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International Women’s Day

By Larissa Peters, Asia Church Engagement Specialist at World Relief
We don’t celebrate International Women’s Day in the United States, but my World Relief co-workers in Cambodia have a day off as the government has declared it a national holiday – a well-deserved one in my opinion.

A little over a week ago, I attended the Justice Conference in Portland – two days of intense conversation with over four thousand people passionate about responding to poverty, slavery, and oppression.  When Walter Brueggemann spoke, he talked about the “walkers” and the “talkers” – both necessary for a response to injustice.  And just a little over a year ago, I had the privilege to meet some of the “walkers” – amazing Cambodian women who, against all odds (and reason), are making a significant difference in their communities.

In honor of Women’s Day, I want to honor two of the many “walking women” I met in Cambodia:

As Nari shared her story, she stood with her arm protectively around a young woman, who seven years earlier had been rescued from a brothel.  This young woman’s own family had sold her in order to pay for their own survival.  The woman’s story broke my heart – she was very close to my age, and I just couldn’t imagine spending my formative years in sexual slavery.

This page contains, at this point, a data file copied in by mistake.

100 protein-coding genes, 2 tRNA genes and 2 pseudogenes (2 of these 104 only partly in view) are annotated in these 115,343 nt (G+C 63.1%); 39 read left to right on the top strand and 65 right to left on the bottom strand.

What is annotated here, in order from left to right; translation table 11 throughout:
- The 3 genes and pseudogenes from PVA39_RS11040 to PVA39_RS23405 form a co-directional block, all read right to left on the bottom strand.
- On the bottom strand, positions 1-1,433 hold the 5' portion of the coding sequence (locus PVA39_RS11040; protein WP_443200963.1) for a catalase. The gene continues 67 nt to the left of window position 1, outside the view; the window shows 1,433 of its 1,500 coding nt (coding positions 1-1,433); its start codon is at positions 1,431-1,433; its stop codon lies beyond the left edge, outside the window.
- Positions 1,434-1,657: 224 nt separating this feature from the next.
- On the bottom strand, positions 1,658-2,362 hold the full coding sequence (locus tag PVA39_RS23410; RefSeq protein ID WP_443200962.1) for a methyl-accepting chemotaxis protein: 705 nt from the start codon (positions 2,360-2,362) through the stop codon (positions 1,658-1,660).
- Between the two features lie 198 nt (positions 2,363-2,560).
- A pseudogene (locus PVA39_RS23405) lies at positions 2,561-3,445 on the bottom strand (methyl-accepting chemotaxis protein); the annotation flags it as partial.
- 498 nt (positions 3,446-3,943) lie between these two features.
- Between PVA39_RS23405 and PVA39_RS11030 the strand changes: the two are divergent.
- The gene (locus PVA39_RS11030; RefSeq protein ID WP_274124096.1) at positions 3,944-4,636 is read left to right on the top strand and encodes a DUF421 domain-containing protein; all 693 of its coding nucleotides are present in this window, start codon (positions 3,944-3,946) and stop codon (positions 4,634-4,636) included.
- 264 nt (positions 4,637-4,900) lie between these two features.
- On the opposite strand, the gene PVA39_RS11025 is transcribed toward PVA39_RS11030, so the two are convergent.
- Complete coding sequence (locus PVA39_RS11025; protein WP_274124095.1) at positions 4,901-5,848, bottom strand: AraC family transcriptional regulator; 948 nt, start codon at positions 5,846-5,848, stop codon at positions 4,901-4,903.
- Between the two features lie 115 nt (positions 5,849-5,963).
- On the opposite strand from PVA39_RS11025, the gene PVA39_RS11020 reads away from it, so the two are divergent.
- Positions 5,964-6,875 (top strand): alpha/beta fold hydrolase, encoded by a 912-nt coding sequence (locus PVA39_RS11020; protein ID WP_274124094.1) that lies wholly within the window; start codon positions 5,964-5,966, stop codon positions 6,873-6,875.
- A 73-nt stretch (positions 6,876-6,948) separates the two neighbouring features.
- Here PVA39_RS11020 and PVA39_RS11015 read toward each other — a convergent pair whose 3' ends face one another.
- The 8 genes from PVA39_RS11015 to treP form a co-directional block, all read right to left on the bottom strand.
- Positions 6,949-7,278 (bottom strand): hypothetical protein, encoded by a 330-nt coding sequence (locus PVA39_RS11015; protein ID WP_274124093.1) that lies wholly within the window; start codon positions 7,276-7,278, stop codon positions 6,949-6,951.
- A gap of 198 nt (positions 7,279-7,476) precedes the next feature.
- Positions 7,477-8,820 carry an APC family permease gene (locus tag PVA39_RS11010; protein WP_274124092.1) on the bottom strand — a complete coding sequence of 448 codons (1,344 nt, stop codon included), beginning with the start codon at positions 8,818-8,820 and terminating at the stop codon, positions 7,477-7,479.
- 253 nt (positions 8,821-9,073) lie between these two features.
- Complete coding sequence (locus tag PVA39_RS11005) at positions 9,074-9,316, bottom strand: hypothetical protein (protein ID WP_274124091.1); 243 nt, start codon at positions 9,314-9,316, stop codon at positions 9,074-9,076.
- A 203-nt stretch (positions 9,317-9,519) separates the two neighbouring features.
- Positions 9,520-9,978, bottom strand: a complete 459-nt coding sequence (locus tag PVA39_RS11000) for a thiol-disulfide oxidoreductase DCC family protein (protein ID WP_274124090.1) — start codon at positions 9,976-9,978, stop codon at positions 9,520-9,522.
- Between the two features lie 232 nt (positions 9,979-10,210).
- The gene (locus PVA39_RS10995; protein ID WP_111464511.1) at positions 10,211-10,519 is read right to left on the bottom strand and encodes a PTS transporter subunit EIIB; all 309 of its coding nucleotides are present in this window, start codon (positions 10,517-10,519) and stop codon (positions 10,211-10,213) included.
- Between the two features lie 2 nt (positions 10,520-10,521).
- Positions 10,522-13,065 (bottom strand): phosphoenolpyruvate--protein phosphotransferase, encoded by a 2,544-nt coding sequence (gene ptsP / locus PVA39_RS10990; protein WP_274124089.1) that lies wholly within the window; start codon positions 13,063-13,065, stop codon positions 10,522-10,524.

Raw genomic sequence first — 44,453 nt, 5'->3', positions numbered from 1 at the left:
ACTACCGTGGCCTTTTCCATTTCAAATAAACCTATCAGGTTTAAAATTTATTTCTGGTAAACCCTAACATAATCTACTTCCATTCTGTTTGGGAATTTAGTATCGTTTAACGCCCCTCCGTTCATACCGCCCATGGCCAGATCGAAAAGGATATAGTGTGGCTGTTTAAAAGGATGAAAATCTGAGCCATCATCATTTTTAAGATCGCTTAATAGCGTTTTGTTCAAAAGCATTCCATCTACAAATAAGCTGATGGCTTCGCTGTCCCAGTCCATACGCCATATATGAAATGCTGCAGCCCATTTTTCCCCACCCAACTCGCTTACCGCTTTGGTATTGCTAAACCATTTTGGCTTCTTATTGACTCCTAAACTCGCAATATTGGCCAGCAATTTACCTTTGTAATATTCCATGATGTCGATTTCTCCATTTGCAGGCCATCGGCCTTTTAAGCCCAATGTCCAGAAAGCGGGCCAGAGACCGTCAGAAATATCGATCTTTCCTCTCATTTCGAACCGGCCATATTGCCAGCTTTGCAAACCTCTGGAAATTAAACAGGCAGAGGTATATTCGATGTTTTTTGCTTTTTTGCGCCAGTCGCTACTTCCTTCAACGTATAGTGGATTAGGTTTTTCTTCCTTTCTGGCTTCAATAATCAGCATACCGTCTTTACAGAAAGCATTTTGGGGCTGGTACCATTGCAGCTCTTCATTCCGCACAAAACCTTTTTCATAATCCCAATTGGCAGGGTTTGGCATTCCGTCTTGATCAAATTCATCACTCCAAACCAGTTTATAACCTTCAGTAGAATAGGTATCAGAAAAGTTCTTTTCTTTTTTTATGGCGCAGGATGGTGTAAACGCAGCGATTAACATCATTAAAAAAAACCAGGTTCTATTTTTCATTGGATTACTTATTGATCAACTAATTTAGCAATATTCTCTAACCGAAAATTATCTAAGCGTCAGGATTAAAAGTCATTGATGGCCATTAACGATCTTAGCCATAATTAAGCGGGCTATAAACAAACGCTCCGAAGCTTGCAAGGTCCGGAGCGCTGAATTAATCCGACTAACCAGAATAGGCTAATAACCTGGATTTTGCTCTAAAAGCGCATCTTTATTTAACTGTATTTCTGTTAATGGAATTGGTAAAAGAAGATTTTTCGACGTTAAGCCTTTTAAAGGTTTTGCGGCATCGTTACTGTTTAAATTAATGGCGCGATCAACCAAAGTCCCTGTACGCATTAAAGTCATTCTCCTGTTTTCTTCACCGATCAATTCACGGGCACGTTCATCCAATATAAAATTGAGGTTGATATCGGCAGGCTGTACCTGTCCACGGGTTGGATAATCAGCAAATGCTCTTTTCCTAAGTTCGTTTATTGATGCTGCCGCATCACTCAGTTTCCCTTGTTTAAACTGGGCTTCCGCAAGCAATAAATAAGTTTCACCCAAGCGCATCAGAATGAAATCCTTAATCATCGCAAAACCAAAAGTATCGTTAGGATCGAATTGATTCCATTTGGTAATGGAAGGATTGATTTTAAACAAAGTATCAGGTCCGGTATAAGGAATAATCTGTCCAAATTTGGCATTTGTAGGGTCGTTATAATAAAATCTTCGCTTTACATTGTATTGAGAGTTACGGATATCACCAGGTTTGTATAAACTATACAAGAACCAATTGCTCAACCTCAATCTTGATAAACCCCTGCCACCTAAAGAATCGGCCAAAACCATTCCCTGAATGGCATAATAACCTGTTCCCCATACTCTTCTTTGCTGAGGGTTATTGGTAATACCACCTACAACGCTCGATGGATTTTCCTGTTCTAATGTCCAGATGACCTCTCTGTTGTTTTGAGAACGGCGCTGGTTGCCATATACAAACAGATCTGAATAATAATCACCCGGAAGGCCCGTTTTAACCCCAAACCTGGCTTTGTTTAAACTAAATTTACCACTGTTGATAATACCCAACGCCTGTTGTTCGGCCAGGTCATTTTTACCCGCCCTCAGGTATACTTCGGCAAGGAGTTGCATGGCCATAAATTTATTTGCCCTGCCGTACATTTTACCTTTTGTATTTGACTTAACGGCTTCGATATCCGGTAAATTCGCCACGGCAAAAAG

No girl should be dispensable like that, and Nari’s words could only give me hope for those still in bondage: “I do what I do because God has given me compassion and love.  It’s hard to explain.  I know that this work is encouraging other women, so I want to be instrumental in reaching other women.  Often there’s a lack of education and knowledge … and I love them very much.”

These communities need preventative education and awareness when it comes to human trafficking.  Sara is one who ministers to the youth in the villages.  I got to be part of the crowd of children who attended one of the puppet shows in Kandal province.  Through these Sesame-street type shows and skits each week, hundreds of children and teenagers not only become educated on prevention messages but learn that they are loved and have a hope for the future.


Sara’s love for the youth she works with is evident, and she is affecting change exponentially – “It’s very important for them to have a good future, but also so that they reach out to the community.  Teenagers, especially the poor ones, are at risk – and also in the area of trafficking, so I want to tell them and protect them from that.”

Between Nari, Sara, and the puppets, I saw first hand the full circle response to these issues. These women are not only addressing the immediate needs of their neighbors, but they are responding to systemic issues of injustice, transforming the community both in the present and for the future.

And as a “talker”, I’m humbled.

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